17 May 2021, The Tablet

Why Nazir Afzal could ultimately find his safeguarding job with the Church too difficult

Why Nazir Afzal could ultimately find his safeguarding job with the Church too difficult

Nazir Afzal

The Catholic Church in England and Wales has now announced the leadership of its new national safeguarding agency. The chair is Nazir Afzal, the former Chief Crown Prosecutor for the North West who became nationally famous for his work in prosecuting street grooming gangs.

This is a very welcome appointment. As he recounts in his autobiography The Prosecutor, in his 25 years at the CPS Afzal was involved in some of the most high profile and important prosecutions in legal history. Throughout his career he showed a willingness to challenge the status quo, and to prosecute crimes involving vulnerable victims nobody had previously bothered about. 

His decision, in 2011, to reopen child sexual exploitation cases in Rochdale which the CPS had previously deemed too hopeless to prosecute was a brave and risky step: at the time, such cases were generally not taken to court, mainly because prosecutors considered victims to be lacking in credibility. So Afzal brings to his new role an impressive track record and – most importantly – a willingness to challenge institutional inertia. 

He will certainly need this. The new safeguarding architecture in the Catholic Church is the fourth attempt by the church in England and Wales to create an effective system to protect children and vulnerable adults. The first version in 1994 had no enforcement machinery and so, unsurprisingly, was widely flouted. Then came the Nolan reforms in 2001 which were hailed as a turning point – a “one church” policy for the first time, supposedly with an enforcement infrastructure. Then came the Cumberlege report in 2007. It noted some progress but also the extent of resistance in many parts of the church, and so a new safeguarding architecture was created. Various chairs came and went, with Baroness Scotland (2011) lasting less than a year. 

Throughout most of the post-Nolan period, those charged with operating the church’s safeguarding structures remained fairly tight lipped about the difficulties they faced. That changed with the Independent Inquiry into Child Sexual Abuse (IICSA), which examined safeguarding in the church’s most populous diocese in England and Wales (Birmingham) and its lead diocese (Westminster). IICSA enabled those involved in church safeguarding to speak candidly for the first time, and on the whole they were fairly damning. As IICSA reported last November, although some positive changes were achieved by Nolan and Cumberlege, the pace of change in many areas has been unacceptably slow. IICSA was especially critical of church leaders, highlighting their “delay in implementing change” and “reluctance to acknowledge responsibility, to hold individuals to account or to make sincere apologies”. Many church leaders, IICSA concluded, conveyed a “grudging and unsympathetic attitude to victims” and “failure in some of these areas contributed to more children experiencing actual abuse and many other being exposed to the risk of sexual abuse”. As we know, Cardinal Nichols was himself singled out for stinging criticism. Along with other church leaders, he remains in post.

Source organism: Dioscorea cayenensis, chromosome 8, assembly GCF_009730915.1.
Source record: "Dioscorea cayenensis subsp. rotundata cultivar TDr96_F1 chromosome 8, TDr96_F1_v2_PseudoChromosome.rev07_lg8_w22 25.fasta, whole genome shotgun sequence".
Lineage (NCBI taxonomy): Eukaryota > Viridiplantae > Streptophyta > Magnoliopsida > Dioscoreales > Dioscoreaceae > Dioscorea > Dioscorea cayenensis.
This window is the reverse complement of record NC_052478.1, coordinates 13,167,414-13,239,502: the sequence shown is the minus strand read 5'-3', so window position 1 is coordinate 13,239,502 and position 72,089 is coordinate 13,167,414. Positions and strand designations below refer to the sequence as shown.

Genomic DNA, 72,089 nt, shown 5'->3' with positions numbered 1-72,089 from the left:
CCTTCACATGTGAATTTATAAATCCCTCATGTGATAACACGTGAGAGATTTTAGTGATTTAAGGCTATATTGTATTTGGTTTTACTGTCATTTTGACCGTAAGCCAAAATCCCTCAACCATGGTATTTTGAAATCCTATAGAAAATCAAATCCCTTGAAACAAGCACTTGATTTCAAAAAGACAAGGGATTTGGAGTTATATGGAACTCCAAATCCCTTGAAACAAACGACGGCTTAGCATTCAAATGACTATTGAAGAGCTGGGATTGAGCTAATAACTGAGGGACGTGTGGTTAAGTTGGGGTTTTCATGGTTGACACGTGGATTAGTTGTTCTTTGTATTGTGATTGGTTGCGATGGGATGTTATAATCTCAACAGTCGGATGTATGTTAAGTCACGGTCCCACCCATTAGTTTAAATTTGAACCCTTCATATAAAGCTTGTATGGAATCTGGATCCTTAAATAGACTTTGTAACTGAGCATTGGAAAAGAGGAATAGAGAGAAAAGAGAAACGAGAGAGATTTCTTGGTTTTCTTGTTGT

This is the landscape that Afzal inherits, one where some progress has been made since 2001, but where some church leaders are still happy to pay public lip service to safeguarding whilst passively resisting or even in some instances obstructing it behind the scenes. Can Afzal succeed where others have struggled? He has the necessary personal qualities but in my view, his prospects of success depend primarily on whether he has the tools to do the job.  On this, there remains some doubt.   

One big problem since Nolan has been that central safeguarding bodies lacked the power to enforce a “one church” approach.  The new Catholic safeguarding agency which has now been created following the Elliot review replaces separate existing structures with a “single body with greater regulatory powers”. Supposedly, these powers will mean that “each Church body partnered with the agency is complying with published standards”. Whether this happens in practice will be crucial. As IICSA discovered, when Cardinal Nichols, then Archbishop of Birmingham, had to deal with a conflict between COPCA and his diocese, he sided with his diocese, and this is still the default reaction of too many in the church. If the new enforcement powers are not honoured, Afzal should be prepared to go.

However, an even bigger issue hangs over this, which is the current absence of any mandatory reporting law in England and Wales. As I explained in a previous post, at the moment it remains perfectly legal for a church leader to know that a child has been abused but to sit on this knowledge. This fundamental flaw in our law means, very simply, that the new safeguarding body can never be entirely sure that all allegations or reasonable suspicions of abuse have actually been reported to the statutory authorities. The ability of the new body to track how abuse is responded to and require changes in that response is thus compromised from the very outset – it cannot act on what it doesn’t know. Of course this is not something the Catholic Church can change. Only parliament can do that, and on this issue we await IICSA’s verdict in its final report.

But without mandatory reporting, along the lines advocated by the campaign group Mandate Now, I fear that Afzal’s task could ultimately prove too difficult.      


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